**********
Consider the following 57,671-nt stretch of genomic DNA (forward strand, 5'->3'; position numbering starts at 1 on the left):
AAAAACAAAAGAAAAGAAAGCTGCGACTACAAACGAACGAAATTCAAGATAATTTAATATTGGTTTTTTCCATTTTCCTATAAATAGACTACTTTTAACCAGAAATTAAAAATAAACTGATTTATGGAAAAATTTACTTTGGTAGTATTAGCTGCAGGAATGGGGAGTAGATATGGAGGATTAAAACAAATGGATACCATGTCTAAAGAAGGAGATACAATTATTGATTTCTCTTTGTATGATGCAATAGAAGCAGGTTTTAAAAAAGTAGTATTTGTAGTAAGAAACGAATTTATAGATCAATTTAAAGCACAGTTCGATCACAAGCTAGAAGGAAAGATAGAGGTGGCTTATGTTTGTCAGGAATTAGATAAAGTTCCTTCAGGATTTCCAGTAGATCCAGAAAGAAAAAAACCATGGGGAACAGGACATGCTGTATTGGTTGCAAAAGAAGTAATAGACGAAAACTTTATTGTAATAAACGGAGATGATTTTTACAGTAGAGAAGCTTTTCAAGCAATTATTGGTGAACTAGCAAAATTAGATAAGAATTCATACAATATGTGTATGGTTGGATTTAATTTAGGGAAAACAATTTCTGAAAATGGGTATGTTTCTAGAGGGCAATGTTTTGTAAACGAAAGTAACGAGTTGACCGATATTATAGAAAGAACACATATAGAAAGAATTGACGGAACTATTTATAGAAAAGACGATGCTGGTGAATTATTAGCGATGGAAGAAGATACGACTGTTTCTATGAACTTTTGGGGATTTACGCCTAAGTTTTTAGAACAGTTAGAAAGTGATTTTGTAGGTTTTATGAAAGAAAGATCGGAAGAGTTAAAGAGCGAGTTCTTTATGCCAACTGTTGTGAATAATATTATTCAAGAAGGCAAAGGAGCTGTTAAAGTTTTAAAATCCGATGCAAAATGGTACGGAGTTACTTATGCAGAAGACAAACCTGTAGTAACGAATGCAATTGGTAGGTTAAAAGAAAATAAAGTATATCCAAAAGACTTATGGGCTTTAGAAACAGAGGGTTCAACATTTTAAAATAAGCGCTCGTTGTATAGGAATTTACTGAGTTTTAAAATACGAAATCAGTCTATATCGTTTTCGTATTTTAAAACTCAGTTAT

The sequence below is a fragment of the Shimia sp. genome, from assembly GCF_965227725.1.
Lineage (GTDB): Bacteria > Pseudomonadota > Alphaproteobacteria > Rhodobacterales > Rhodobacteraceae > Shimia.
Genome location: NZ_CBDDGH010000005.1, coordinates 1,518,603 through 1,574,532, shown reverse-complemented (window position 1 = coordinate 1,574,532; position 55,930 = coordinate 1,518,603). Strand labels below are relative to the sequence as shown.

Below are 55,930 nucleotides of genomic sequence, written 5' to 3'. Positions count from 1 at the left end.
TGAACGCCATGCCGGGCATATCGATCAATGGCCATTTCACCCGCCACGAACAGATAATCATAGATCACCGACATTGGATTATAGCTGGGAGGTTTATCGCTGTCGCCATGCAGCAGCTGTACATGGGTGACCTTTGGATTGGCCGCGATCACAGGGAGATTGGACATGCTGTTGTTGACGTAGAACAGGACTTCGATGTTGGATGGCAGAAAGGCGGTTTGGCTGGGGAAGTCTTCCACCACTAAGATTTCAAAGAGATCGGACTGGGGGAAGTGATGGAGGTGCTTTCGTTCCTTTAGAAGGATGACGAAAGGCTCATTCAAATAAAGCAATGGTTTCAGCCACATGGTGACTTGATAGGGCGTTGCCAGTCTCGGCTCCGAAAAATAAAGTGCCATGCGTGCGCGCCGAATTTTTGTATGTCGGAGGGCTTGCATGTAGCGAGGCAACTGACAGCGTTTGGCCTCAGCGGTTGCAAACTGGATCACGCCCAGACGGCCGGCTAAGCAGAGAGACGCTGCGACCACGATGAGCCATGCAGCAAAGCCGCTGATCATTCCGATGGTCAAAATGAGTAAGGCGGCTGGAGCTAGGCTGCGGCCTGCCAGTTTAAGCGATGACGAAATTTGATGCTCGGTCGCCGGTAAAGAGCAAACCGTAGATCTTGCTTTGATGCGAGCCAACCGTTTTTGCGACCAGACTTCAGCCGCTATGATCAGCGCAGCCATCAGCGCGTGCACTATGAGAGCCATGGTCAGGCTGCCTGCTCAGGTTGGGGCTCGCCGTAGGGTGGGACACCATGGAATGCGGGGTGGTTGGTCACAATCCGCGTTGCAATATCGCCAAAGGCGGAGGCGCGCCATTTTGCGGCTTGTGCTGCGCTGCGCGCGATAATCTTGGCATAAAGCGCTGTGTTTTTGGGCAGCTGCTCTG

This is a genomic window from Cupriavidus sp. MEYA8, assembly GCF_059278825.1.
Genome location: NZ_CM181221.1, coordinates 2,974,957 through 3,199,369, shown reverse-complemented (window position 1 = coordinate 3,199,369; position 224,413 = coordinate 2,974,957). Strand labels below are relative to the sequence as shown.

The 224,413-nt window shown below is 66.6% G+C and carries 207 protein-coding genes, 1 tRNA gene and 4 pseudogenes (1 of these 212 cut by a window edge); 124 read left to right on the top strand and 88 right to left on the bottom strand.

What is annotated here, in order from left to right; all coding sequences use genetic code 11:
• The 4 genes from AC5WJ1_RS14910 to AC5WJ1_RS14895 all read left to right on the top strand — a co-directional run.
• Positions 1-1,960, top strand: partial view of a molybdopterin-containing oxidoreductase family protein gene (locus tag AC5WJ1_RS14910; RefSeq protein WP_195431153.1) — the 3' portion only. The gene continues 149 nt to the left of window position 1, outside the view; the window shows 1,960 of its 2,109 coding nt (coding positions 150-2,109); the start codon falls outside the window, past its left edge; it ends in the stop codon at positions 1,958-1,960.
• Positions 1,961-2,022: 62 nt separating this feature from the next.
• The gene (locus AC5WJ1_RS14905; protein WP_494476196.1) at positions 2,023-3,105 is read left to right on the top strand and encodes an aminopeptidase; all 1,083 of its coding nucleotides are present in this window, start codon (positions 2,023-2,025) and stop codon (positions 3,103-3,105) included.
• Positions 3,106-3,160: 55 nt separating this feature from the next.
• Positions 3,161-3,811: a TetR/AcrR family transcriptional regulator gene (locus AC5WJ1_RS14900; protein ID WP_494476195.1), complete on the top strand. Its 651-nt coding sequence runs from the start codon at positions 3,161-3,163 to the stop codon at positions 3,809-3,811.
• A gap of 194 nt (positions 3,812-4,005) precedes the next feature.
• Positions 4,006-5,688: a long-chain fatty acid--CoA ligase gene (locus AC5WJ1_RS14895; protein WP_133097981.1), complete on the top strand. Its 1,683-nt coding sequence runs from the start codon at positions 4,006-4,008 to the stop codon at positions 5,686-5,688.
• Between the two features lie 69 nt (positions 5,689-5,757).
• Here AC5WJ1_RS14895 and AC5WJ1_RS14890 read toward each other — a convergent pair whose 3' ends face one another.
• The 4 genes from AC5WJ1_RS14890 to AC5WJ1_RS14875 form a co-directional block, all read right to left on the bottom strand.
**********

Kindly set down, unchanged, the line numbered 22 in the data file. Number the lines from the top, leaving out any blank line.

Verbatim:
• The 4 genes from AC5WJ1_RS14890 to AC5WJ1_RS14875 form a co-directional block, all read right to left on the bottom strand.